7. Dollop the mascarpone into the lasagna and swirl it into the sauce. Repeat until all the cheese has been incorporated. Push two thirds of the mozzarella into the sauce, distributing evenly, then place the remaining mozzarella and top. Cover and gently simmer for another two more minutes.
8. Remove the pot from the heat. Sprinkle the remaining basil (to taste) across the top of the mozzarella.
9.Let rest, uncovered, for 10 minutes.
This recipe is one of the few times I agree with my husband that it needs more cheese. The original recipe called for four ounces of mascarpone and eight ounces of mozzarella. Lasagna is a comfort food and, in my opinion, should reflect that in its ooey gooey melted cheesiness. So, I doubled the cheese across the board. And as much as I love ricotta cheese, using mascarpone as a replacement is an excellent choice. It has a slight smokiness that adds a little something to the overall dish.
I also added additional basil, because it’s a great way to get an extra burst of flavor. And while I will almost always choose pork over chicken, the lighter flavor of the chicken sausage works much better with this recipe.
Until this particular batch, which I didn’t tell anyone I was making, I have never managed to get more than a single bowl. I have scratched my head each time trying to figure out how I am the one making it but also getting the least amount of the finished dish before it is going, going, gone. This time, while I did give some away and both my husband and I enjoyed it piping hot, I vacuum sealed two bags (two servings each) for future meals.
While not as elegant as a traditional, layered lasagna, the freshness of this one pot dish, along with the very foreshortened prep and cook time, make it a clear winner. This fresh burst of flavors delivers every time I make it.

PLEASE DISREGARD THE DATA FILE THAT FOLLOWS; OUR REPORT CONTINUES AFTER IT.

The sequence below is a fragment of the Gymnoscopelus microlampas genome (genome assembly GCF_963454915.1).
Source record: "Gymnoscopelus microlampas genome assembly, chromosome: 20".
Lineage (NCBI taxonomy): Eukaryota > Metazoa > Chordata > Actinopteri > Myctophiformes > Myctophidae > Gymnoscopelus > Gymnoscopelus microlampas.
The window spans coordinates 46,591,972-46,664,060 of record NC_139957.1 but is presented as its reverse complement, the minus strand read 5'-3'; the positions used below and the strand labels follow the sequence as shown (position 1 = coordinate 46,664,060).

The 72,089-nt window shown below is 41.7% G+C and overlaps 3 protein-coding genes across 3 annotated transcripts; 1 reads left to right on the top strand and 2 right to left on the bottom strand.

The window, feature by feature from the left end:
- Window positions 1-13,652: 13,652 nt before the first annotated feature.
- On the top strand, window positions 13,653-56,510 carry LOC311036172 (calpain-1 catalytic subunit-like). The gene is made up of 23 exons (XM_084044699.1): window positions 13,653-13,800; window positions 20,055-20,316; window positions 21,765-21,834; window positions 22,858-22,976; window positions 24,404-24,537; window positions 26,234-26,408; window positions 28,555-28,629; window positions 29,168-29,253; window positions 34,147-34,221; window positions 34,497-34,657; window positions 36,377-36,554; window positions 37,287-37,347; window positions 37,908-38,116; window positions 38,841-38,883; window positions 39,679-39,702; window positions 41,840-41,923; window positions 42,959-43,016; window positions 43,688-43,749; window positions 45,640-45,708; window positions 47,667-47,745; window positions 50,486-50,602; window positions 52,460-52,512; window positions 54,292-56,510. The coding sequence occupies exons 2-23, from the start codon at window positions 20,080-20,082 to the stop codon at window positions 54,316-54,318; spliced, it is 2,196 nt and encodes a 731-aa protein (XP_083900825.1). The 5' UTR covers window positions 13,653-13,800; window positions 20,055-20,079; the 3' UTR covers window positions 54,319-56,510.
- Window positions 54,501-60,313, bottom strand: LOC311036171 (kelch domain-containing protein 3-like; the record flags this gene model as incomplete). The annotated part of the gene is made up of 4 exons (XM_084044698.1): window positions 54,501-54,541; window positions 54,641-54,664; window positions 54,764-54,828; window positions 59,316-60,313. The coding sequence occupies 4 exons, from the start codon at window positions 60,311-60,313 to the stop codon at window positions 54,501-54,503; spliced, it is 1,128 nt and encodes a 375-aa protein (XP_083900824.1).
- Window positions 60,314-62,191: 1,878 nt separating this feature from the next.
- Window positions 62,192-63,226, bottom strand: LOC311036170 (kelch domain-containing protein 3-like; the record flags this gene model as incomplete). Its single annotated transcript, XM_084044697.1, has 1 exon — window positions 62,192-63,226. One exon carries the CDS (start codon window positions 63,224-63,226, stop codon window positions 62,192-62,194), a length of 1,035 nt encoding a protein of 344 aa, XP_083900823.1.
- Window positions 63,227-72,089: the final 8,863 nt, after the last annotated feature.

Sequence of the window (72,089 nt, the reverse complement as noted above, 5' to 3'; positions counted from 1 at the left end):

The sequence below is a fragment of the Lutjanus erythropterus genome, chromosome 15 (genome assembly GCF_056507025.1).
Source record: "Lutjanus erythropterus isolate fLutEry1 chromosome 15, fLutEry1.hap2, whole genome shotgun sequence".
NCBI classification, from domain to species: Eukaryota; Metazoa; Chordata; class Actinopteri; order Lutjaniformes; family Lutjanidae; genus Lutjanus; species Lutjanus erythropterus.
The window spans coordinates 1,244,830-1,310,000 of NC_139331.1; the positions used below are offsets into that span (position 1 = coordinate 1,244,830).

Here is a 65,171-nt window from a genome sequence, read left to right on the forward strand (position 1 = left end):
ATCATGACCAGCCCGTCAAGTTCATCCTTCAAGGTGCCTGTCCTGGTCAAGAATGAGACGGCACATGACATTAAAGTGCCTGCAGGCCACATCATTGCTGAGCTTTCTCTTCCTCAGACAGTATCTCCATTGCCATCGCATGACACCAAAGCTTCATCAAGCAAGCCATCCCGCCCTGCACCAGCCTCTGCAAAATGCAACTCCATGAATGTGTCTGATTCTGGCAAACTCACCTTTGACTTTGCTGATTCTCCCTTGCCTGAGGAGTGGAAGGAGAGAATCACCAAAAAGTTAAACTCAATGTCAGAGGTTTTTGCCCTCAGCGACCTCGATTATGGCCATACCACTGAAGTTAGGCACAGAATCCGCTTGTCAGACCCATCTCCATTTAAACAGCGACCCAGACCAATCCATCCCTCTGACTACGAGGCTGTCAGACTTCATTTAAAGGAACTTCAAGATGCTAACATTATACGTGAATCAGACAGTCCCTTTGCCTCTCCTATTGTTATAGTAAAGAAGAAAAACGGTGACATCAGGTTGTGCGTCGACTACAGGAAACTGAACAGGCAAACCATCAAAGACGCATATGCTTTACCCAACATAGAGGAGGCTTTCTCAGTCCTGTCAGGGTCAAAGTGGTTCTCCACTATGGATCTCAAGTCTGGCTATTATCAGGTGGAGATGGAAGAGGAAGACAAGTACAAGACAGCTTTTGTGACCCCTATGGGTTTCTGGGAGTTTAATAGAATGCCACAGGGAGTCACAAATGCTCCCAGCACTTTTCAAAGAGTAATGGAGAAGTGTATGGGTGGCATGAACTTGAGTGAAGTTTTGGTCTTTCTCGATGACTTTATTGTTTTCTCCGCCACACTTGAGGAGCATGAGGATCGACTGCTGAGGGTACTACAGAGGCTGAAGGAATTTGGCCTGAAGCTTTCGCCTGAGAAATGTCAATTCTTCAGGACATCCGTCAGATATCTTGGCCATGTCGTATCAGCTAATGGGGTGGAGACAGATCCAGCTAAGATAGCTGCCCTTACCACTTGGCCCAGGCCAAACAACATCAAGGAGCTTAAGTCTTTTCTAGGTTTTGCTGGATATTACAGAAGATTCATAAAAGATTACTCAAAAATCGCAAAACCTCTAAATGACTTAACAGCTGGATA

And on a final note, the sauce, with or without the sausage, is perfect for a stuffed shells, manicotti or pretty much anything else you might want to use it with. I have even made the sauce, sans sausage, for dipping when I make homemade calzones (use thin crust refrigerated; it’s easier to work with and gives a lighter, crisper crust).
Italic Ingredients and Directions were either omitted or altered.
Ingredient & Direction Notes
a. Cook time is dependent on prepping ahead or cooking it all at once. Prepping adds time as the food will be cold and take longer to come to temperature when heating the sauce, but it nicely breaks the time in the kitchen into shorter intervals.
b. As long as you watch it, there is no need to add oil to the pan as sausage naturally has a decent amount of oil and will seep out as it cooks down.
c. The sausage and onion, garlic, red pepper flakes and ground oregano can be prepared up to two days ahead of time and kept, together, in a sealed container in the fridge. To reduce heat up time, place the sealed container on the counter an hour before starting the remainder of the cooking.
d. Crushing the tomatoes by hand is the easiest, but a bit messy. This is how I always do it as it is quick and efficient. Otherwise, a potato masher or other mashing tool can be used.